John Smoltz once played alongside both Tiger Woods and Annika Sorenstam in the same round. The Hall of Fame baseball player is a self-taught golfer who enjoys being in competition alongside the world’s best – it’s how he learns.
“I don’t know what TV does for every other sport as far as those who watch it and what they feel like they can get out of it,” said Smotz. “But golf, there’s just no way until you see it live, until you’re in the group, until you watch a person hit a golf ball, TV cannot duplicate that or give you the sense of what it’s like. That’s what I found.”
Smoltz, 51, is among the celebrity headliners at the inaugural Diamond Resorts Tournament of Champions Jan. 17-20 at Tranquilo Golf Course at Four Seasons Golf and Sports Club Orlando. It’s the first TOC on the LPGA schedule since 2007. Celebrities like Smoltz, Larry Fitzgerald, Roger Clemens and Toby Keith will play 72 holes alongside LPGA champions in a separate competition. The celebrities and amateurs will use a modified Stableford format and compete for a $500,000 purse.
Now that it’s a slow time for his two broadcasting jobs, a re-energized Smoltz is eager to see if he can put what he has practiced into competition. Physically, he said, he’s in a better place than he’s been in years to play six consecutive rounds with his bum shoulder.
Smoltz qualified for last year’s U.S. Senior Open at The Broadmoor, where he missed the cut with rounds of 85-77.
“I’m just here to tell you that if an amateur sitting at home thinks they can do something, like a lot of people think that they can sit on the couch and say, I could break 80 at that golf course,” said Smoltz, “I’ve got news for them all: You can’t.”
Smoltz says he has learned through his share of embarrassing golf tournaments, particularly the way that he manages his way around the course.
“I have that monster within me that wants to go for everything,” he said.
Cleveland Indians manager Terry Francona doesn’t compete in as many high-stakes rounds as Smoltz, at least the kind in which there aren’t any gimmes.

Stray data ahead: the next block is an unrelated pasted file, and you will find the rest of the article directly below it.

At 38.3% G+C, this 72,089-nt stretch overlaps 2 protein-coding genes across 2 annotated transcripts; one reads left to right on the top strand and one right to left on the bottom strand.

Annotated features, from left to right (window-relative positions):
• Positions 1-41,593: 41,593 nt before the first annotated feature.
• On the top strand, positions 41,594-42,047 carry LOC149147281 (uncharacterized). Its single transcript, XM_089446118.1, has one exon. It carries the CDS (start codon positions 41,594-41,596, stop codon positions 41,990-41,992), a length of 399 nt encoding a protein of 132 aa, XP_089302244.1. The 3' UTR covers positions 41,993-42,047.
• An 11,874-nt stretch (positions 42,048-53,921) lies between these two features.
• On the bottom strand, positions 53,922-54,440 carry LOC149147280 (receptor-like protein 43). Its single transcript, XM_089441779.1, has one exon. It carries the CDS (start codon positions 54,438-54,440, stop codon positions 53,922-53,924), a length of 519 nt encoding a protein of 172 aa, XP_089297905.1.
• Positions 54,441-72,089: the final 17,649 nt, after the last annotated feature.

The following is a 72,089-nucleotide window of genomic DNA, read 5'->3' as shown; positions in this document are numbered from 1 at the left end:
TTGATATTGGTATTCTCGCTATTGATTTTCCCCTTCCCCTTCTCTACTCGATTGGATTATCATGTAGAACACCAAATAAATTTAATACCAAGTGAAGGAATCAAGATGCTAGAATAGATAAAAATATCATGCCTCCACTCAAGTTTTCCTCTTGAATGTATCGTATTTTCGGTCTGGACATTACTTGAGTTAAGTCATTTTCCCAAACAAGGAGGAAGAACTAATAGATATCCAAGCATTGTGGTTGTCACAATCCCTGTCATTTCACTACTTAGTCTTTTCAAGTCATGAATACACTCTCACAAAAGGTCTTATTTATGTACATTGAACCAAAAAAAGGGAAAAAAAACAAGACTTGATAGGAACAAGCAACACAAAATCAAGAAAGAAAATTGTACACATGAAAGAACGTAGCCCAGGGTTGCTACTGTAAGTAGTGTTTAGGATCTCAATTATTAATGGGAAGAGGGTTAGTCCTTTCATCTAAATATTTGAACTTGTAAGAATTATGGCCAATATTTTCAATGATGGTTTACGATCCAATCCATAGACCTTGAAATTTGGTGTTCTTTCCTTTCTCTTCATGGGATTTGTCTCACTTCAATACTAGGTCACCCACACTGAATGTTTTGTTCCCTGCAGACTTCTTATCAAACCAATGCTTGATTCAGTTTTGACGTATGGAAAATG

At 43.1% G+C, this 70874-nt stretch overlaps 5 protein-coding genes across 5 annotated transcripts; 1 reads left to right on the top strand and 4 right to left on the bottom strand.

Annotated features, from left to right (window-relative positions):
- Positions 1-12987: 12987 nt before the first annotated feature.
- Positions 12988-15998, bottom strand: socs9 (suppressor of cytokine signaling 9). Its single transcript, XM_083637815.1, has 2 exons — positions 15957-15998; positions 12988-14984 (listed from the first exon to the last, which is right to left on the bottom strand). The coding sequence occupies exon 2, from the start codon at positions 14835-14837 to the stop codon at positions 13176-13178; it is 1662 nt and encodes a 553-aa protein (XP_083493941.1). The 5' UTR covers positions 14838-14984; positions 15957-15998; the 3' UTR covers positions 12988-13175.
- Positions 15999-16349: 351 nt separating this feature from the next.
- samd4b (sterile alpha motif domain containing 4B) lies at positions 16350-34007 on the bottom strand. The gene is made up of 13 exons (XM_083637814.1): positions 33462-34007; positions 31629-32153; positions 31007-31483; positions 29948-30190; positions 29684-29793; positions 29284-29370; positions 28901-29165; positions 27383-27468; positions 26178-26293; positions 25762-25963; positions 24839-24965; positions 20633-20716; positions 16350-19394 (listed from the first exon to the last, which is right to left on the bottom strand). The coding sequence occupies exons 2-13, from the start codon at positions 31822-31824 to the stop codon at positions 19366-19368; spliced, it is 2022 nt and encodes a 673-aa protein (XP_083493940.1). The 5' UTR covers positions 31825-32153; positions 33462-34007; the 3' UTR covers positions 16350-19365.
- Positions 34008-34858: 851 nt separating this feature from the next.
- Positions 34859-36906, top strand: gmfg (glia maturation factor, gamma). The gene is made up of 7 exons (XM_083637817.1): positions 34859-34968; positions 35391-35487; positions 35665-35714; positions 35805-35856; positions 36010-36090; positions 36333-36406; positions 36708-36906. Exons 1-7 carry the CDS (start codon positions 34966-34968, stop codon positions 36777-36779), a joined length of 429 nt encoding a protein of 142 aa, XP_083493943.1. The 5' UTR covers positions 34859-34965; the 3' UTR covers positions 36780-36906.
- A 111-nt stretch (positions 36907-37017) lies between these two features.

“If you think it takes courage to do baseball,” said Francona, “it takes a ton of courage to get on that golf course because we might play in front of 35 or 40,000 people every night and never blink an eye. And then you get over there on the golf course and there might be 200 people standing there and you can barely get the club back. It’s a whole different world for a guy like me.”
Former Vanderbilt star Marina Alex won for the first time on the LPGA in 2018. Having a winner’s-only event back on the schedule shows the growing strength of the women’s tour, she said. And the fact that celebrities are along for the ride at such an elite event: not a problem.
“It’s not really much different than playing in an LPGA event where maybe you’re playing with someone who you haven’t played with for the first time,” said Alex. “And you, again, are just trying to feel out your competitors and your playing partners as to whether they like to talk a lot, whether they’re strictly focused on their games and kind of just going off of that.”
World No. 1 Ariya Jutanugarn has committed to the field, as has Brooke Henderson, Stacy Lewis, Lexi Thompson, Brittany Lincicome and Lydia Ko.
They’ll all have the respect of Smoltz.
“To me, golf is the greatest challenge in the world between your mind, body and nobody else,” he said. “I mean, I can get bailed out as a pitcher by my teammate. You don’t get bailed out in golf.”